Israel and the Arabs: Israel's Economic Plight

Courtesy Reuters

With the signing of the Egyptian-Israeli agreement, the focus in the troubled Middle East has turned to the West Bank, and negotiation of a wider peace settlement. What is rarely discussed in the context of these critical talks is the deterioration of the Israeli economy and the increasing economic pressures on the coalition government of Prime Minister Menachem Begin. Plagued with the greatest military burden per capita of any country in the world, pushed by its Zionist mission to perpetuate an inefficient state presence in the economy, and dependent upon American assistance for its basic needs, Israel is entering into the most difficult economic phase in its history.

A brief rundown of Israel's current economic problems highlights the seriousness of the situation. Prices are rising faster than almost anywhere in the world, by almost 50 percent last year and by more this year. The balance-of-payments deficit in 1978 was $3.25 billion, equal to almost one-fourth of the country's gross national product. The government budget last year was almost as large as the national output; in the previous year it was actually bigger, meaning that in both years funds from abroad were necessary to cover the government's commitments.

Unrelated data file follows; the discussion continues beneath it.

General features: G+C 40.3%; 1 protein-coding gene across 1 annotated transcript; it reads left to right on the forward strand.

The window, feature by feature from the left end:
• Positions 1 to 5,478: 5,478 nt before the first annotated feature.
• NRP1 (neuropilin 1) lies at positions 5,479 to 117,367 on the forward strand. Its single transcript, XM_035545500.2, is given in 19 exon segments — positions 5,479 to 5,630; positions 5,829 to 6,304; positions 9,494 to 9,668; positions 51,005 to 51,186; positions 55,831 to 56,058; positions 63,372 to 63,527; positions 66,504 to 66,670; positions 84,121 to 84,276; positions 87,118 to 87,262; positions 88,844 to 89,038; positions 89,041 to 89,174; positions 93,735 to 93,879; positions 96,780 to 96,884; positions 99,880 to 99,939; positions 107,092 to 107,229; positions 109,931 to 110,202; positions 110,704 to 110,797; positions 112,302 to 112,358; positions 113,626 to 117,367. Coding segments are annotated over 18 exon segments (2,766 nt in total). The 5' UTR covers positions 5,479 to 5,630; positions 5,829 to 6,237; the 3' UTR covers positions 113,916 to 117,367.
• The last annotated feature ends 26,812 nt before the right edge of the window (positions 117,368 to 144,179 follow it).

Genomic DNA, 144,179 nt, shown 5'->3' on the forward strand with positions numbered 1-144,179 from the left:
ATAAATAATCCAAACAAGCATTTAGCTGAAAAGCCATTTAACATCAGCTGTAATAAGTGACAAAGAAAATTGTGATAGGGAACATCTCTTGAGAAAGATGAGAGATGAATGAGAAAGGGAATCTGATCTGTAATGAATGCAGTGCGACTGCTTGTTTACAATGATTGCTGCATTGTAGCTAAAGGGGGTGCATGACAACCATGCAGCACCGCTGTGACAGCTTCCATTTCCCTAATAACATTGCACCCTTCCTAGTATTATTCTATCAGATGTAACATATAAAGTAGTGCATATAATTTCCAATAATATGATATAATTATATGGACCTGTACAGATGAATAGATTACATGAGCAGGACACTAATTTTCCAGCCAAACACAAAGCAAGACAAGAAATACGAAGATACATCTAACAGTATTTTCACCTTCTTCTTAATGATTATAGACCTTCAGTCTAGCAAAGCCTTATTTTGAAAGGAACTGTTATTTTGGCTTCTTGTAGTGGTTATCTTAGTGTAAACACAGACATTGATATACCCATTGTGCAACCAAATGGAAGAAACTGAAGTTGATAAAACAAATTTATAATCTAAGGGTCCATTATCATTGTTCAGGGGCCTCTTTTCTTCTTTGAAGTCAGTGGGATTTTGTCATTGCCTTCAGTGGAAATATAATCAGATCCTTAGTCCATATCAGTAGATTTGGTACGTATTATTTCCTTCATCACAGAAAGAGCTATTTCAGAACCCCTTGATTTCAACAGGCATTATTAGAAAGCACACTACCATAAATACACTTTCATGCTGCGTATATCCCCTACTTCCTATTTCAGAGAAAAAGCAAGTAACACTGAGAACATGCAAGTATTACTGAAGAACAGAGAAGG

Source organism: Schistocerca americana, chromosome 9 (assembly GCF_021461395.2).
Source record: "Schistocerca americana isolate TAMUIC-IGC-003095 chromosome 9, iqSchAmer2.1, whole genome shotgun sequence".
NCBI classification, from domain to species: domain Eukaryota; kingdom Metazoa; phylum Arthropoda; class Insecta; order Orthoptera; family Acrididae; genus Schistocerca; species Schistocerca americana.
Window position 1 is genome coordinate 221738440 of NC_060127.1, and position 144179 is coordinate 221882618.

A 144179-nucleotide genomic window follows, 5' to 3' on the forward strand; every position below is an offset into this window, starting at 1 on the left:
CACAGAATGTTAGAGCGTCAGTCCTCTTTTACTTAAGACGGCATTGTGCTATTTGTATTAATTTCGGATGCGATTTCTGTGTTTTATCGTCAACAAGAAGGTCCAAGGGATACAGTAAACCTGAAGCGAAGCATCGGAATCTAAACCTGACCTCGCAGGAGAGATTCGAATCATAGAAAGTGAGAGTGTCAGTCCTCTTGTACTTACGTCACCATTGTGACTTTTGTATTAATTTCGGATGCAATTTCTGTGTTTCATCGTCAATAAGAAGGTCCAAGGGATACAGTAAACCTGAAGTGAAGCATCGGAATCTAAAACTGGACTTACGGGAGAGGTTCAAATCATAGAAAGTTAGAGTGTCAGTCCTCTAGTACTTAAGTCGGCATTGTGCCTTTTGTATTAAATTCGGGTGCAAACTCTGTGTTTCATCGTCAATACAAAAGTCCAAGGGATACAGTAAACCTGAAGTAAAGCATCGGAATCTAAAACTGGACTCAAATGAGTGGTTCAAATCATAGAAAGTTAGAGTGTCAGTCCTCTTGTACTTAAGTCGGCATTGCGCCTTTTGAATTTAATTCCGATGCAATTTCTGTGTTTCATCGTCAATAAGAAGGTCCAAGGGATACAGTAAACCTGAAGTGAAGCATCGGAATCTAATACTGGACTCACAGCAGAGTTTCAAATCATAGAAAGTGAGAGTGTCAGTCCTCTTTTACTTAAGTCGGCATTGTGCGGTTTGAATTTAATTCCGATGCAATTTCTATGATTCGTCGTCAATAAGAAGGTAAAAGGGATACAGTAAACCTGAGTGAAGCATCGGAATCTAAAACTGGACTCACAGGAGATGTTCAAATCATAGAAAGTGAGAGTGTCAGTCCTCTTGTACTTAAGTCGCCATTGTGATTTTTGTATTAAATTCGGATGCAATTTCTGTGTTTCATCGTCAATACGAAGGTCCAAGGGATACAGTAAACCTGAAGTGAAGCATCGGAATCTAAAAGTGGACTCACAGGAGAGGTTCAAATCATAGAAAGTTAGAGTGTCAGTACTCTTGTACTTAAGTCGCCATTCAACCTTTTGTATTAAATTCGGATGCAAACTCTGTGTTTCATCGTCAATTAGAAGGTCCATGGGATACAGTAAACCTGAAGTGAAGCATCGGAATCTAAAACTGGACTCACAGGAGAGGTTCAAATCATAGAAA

Hyperinflation in particular has seriously undermined the stability of the coalition Likud government. Public opinion polls in Israel, as in the United States, suggest that the issue of inflation is of greater importance to voters than any foreign policy issue, and surveys taken this past spring indicated that if elections had been held at that time, the Center-Right coalition would have been defeated by the Labor Party opposition for purely domestic policy reasons.

Moreover, the nation's economic vulnerability could place a real restraint on the freedom of action of any Israeli regime, whether of the Right or the Left. The country's growing inability to pay for its civilian as well as military imports has driven Israel further from its dream of economic self-sufficiency than at almost any time in its 30 years of existence. Assistance from the United

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